Semantics Show Masterful Skill In Composition and Writing on Debut Album Paint Me Blue
4.6 out of 5 stars
Semantics are an Australian punk/indie quartet based out of Brisbane, Queensland that have sounds that range from English punk and grunge to Australian surf rock riffs layered over post-punk beats and lyrics.
It’s a pretty intriguing sound to explain, but the band can do that for themselves on their debut rock album Paint Me Blue - a 10 song rollercoaster release that came out in May of 2022.
The songs have some variance in tone, tempo and style, but the vocal melodies of singer Callum Robinson definitely make sure to keep the overall sound on par with the band’s direction.
The album starts off like a cannon shot with the song “Carousel” which is an uptempo lightning rod speeding through in just 2 minutes.
Normally, I have to distill the subject matter from the lyrics (upon listening intently as well), but Robinson actually broke down their whole album by song during an interview with Musicfeeds in Australia.
So, if you want to know more about the songs, you can just head straight to that interview by clicking this link here.
The next song on the album is “Get In The Car” which is the “sequel” if you will to “Carousel” and a strong message to just do something to better your situation (in this instance, a long-distance relationship needs the two to come together).
It’s still a pretty upbeat song to give that bit of fire to actually inspire action. The first two songs are really good, and might be my favorite two songs on the album. It’s tough to pick favorites though.
“This Love Could Kill You” is the first song on the album that kinda brings everything down, and I do mean everything.
While the music is still a bit of a firestorm, the verse is more straightforward, and the song recounts domestic violence in an abusive relationship. Definitely a serious topic worthy of taking your time to appreciate and make note of with lines like, “She said she fell down the stairs.”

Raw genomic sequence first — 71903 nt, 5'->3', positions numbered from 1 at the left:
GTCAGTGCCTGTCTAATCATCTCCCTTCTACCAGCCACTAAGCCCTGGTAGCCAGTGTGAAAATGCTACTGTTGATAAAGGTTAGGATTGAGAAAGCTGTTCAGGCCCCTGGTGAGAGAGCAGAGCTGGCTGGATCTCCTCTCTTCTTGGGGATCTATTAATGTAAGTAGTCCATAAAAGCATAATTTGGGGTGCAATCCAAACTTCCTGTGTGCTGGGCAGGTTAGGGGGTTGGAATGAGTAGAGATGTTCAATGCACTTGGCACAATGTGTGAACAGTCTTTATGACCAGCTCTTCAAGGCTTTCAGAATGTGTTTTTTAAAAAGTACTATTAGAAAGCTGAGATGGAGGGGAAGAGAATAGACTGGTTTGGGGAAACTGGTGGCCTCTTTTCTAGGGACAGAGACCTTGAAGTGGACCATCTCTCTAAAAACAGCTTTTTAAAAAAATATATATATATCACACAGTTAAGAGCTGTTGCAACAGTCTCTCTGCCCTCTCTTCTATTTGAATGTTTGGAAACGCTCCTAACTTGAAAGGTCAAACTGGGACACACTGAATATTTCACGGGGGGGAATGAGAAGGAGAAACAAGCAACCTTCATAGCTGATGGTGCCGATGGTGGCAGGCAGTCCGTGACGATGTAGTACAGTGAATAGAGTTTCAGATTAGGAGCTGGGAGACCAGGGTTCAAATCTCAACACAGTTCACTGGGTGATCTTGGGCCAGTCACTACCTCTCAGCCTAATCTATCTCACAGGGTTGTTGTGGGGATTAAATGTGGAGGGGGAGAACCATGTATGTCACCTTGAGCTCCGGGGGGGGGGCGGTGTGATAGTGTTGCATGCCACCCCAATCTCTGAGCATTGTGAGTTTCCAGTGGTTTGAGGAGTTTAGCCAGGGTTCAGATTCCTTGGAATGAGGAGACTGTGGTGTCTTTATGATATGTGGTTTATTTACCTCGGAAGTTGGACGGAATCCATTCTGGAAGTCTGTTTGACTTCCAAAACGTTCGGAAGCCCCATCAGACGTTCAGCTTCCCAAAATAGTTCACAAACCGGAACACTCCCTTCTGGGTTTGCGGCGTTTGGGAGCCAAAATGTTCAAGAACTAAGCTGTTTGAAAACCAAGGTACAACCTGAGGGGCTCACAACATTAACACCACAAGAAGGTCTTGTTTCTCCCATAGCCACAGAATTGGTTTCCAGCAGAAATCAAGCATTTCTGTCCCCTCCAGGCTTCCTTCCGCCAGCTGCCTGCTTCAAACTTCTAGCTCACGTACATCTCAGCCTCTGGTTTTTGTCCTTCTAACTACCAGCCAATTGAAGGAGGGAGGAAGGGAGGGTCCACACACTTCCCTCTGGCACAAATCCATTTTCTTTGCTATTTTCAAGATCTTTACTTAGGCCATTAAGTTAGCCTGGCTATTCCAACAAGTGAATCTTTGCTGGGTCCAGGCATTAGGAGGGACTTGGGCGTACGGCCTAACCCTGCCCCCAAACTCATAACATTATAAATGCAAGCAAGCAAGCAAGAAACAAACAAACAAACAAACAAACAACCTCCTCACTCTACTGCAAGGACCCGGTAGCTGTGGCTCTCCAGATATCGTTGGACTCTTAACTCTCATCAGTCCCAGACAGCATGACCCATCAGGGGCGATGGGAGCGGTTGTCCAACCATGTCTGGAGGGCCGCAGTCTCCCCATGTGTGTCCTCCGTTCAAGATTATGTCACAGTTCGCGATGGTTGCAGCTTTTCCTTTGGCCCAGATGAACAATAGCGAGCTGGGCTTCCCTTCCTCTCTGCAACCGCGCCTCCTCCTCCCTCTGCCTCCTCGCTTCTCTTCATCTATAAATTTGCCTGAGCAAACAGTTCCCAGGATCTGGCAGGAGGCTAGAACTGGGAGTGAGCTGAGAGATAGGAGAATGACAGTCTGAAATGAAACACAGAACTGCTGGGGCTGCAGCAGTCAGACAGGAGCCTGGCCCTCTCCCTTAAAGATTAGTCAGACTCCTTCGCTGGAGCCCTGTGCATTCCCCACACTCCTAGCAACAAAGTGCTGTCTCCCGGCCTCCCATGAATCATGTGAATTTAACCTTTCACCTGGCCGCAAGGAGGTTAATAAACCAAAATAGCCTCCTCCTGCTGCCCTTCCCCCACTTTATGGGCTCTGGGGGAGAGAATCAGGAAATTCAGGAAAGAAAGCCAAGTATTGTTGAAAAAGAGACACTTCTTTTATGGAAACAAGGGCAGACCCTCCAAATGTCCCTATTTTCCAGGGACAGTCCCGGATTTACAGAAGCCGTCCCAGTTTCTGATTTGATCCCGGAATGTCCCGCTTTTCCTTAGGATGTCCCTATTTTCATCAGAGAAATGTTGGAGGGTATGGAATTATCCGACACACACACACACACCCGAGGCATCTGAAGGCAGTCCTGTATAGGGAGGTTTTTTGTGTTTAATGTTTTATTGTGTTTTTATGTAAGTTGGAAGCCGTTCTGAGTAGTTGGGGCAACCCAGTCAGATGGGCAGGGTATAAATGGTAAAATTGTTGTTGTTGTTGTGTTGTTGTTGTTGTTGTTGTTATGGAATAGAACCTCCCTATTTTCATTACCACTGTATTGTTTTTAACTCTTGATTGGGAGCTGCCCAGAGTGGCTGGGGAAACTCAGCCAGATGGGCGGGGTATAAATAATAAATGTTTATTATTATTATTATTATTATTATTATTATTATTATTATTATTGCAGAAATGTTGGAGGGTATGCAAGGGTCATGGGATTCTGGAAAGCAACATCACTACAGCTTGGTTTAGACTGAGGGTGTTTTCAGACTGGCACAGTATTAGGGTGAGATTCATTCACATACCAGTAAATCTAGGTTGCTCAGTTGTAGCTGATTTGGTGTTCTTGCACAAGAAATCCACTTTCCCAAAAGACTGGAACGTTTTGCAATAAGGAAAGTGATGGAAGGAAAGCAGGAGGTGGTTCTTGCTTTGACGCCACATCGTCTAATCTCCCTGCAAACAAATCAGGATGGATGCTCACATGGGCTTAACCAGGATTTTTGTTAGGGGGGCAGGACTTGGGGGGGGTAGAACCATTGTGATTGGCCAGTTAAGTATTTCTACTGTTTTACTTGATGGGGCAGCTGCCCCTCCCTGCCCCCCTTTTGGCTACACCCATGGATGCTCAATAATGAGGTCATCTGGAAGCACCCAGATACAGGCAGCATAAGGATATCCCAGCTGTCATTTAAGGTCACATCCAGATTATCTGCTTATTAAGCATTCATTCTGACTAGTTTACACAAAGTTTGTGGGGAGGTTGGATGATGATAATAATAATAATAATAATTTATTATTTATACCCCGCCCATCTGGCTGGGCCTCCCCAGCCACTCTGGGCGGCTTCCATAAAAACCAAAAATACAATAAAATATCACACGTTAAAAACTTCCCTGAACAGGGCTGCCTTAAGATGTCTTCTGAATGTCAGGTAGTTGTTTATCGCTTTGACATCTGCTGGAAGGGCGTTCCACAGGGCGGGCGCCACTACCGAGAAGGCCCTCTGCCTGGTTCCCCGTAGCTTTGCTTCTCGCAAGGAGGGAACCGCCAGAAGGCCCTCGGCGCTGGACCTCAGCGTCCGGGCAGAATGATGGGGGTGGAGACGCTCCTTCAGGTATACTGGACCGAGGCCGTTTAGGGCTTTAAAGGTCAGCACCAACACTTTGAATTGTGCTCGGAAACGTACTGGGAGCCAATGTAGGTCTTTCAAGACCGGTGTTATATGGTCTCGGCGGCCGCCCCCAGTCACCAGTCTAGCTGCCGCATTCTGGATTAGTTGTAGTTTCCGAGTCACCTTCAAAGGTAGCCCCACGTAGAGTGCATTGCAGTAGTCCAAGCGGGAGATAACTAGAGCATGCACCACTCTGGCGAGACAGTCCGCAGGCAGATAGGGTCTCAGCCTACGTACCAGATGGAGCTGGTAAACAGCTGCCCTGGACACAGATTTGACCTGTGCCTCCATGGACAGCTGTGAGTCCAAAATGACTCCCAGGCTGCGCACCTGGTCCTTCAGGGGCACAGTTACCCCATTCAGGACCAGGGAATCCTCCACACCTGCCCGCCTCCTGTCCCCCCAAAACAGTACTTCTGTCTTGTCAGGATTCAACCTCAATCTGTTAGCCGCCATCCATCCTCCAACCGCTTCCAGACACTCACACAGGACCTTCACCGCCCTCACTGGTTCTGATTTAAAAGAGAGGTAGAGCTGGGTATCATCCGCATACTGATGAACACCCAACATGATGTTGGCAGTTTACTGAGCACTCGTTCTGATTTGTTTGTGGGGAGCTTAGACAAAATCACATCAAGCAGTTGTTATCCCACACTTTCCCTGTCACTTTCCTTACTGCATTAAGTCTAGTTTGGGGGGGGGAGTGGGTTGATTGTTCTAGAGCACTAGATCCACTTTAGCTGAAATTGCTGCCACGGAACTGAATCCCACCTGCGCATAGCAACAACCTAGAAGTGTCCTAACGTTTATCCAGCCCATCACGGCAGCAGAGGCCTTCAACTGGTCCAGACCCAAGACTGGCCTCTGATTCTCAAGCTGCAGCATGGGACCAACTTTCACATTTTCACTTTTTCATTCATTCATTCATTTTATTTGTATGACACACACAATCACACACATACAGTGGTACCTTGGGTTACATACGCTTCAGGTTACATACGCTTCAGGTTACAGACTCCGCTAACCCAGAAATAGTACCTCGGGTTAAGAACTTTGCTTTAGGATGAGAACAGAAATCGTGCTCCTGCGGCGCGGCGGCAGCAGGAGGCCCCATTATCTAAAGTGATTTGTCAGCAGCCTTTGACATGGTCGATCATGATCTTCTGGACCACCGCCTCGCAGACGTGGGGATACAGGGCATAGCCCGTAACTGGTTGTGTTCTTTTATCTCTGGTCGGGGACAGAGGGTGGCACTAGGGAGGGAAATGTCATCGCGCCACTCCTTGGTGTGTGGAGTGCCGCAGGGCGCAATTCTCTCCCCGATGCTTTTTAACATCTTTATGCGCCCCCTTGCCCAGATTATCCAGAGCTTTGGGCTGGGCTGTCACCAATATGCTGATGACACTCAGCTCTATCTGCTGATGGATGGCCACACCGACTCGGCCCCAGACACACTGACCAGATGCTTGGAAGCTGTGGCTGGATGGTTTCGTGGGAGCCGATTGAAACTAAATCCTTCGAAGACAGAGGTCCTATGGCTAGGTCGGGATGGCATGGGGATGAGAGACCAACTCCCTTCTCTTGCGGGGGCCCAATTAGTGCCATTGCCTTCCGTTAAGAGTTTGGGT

“Lighter Glow” is definitely a more melancholy song, and contains the line “paint me blue” (the album title). It’s slow, methodical, and meant to inspire sadness.
It’s always good to see a band try to portray emotions through music rather than just play the same type of music and just change the lyrics.
“Didn’t Want to Hurt You” is probably more of a pop-rock song that a wider audience could focus their attention on as it has a more standard progression with gang vocals on the chorus and everything so you can at least sing along to it. Fast paced and angsty, this is a song that speaks for a generation.
“Embrace Monotony” is a lockdown song that definitely has an indie-rock style to move you in a direction of hyper anxiety mixed with untapped energy. The music does a great job of finding the right sound to go with the subject matter.
The acoustic interjection of “Sad Songs” is definitely one of the key moments in the album where the music takes a backseat to make a song standout. Even the recording production is purposefully scaled back to make it a more intimate recording.
The album picks up again with “Last Time” which may be the most straightforward rock song on the whole album. It’s probably the most radio friendly as well as it even has some guitar lead within the bridge/chorus. It’s definitely poignant for people in relationships that need to end but linger on the hope of it getting better.
“Leafwing” is not only the most complex story on the album, but it is musically the most intricate as well. A metamorphosis analogy that blossoms both in the music and the words to combine for some of the most impressive range on the album. It sort of feels like 2 songs smashed together with the changes in style along the way. It’s a pretty cool concept song.
The final song on the album, “Still Alive” reminds me of the concept of “Staying Alive” by Cursive in the sense that even if all is terrible in life, you are still going to be alive and fight through it with the hope that things will eventually turn around. Musically, the songs couldn’t be any more different, but the idea is similar in concept.
This is a great debut album by a young band that seems to “get it” when it comes to music composition mixed with lyrical design. If all bands could understand this from such an early point in the process, there would be even more awesome music in the world.